Orleans, LA Even though Janie Luster has lived in Bayou Dularge
all her life, in some ways she is still a stranger to the land.
The tiny water-bound fishing community in southwestern Louisiana
is rich with the culture of the Cajuns that are familiar to so many,
but Luster, 62, is 100 percent Houma, an indigenous Indian tribe
of which little is known.
The tribe's language consists of so few words that she has named
her two dogs the Houma words for raccoon (chaoui) and perch (naní)
just to keep them in circulation.
"We only have a handful of words left," she says. "The more
time goes by, the more time we lose. Our elders are passing on."
Two millennial-aged women of Houma ancestry have committed to
the race to save that history. Hali Dardar and Colleen Billiot,
both 25, have embarked on a project to reconstruct the language
of their ancestors through linguistic sleuthing. It is a language
that wasn't spoken for almost a century.
The challenges are steep: There are few available recordings
and texts of the language and only a few dozen words are known,
largely because of a Smithsonian anthropologist who interviewed
native speakers in 1907.
The fate of the Houma language is not unique. Linguists say
that the rate of language extinction is accelerating and that by
the next century, nearly half of the 7,000 languages spoken around
the world today like the Houma, mainly spoken by small tribes
in remote places will probably disappear because of cultural
assimilation and globalization. The loss will be profound, says
Irina Shport, an assistant professor of language acquisition at
Louisiana State University in Lafayette.
"Every language is the world view of the speakers and world
in which they live; it's not just about culture. Language is really
the window into how the human mind works," she says.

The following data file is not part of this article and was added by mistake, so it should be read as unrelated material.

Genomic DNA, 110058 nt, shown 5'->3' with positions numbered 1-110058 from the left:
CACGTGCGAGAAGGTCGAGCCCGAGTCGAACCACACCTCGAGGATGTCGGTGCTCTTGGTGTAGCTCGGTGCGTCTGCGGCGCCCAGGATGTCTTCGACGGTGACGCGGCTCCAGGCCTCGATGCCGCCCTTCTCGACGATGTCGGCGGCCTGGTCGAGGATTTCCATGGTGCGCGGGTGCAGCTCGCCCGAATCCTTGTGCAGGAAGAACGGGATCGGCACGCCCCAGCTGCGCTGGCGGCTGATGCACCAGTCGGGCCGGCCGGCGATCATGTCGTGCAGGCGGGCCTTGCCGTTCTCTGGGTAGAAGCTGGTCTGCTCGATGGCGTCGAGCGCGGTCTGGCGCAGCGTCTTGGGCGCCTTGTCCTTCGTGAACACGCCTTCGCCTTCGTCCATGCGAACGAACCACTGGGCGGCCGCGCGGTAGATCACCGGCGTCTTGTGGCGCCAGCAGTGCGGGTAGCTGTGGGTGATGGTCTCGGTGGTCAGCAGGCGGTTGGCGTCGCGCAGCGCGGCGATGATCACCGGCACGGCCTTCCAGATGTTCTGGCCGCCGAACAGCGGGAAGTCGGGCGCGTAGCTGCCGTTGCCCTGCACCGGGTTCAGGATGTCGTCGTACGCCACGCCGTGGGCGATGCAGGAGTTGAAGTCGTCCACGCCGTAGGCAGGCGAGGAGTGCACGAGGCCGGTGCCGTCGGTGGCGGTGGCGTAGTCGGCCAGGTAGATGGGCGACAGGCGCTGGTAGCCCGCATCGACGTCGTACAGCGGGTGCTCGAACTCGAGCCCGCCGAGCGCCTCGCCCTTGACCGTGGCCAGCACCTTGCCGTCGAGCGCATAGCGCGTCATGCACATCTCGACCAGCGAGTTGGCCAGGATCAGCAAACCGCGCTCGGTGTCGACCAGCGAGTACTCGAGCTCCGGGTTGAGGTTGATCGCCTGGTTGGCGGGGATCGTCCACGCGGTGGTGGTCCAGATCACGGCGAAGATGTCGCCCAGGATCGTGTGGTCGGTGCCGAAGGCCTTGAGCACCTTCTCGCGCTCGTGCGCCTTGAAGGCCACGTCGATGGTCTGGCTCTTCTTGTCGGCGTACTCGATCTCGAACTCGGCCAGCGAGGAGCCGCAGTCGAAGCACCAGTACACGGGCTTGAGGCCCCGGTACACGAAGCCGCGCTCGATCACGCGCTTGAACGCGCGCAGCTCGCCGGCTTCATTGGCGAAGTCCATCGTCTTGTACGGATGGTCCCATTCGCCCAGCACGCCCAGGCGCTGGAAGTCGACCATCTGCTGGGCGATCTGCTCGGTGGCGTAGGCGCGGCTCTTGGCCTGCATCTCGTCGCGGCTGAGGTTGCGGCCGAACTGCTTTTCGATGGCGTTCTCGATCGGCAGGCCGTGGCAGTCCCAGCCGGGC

Shport says the race to save the Houma language "is a difficult
task, but not impossible. It just depends on how much we have to
The starting point was a single recording made in the early
1970s by Elvira Molinere Billiot, the great-grandmother of Billiot,
a Georgetown University graduate who grew up in St. Bernard Parish
outside New Orleans. Her father's distant cousin found the cassette
recording and gave it to Billiot, who upon moving back home had
already expressed a strong interest in learning more about her Houma
ancestry. The recording was made by Mennonite missionary Greg Bowman,
who was conducting research about the Houmas to help them achieve
federal recognition. It features the elder Billiot singing "Chan-Chuba,"
a simple children's song that some believe is about chasing an alligator
out of the house.
Earlier, at a Houma tribal council meeting outside Lafayette,
Billiot met Dardar. The two women realized they shared an interest
in researching their tribal roots but didn't know where to start.
When they listened to the elderly woman sing the strange melody,
in a language they did not understand, they knew it presented an
opening to their project.
"I was getting teary-eyed listening to a voice I was related
to, but who died before I was born. It was surreal," says Billiot,
who now lives in Northern Virginia and works in government. "We
knew there was something to be preserved, something we should care
about, that we should at least try to find more about as Houma.
We finally had something to go off of and we got exited."
They digitized the song, drew up a mission statement and started
interviewing elders such as Luster, who sits on the tribal council.
Within months they were able to construct a pocket dictionary of
all the known Houma words, which they printed and distributed at
local powwows, Indian festivals and summer camps for Houma children.
They also created phonetic lyric sheets of "Chan-Chuba" to teach
the song to a new generation of children.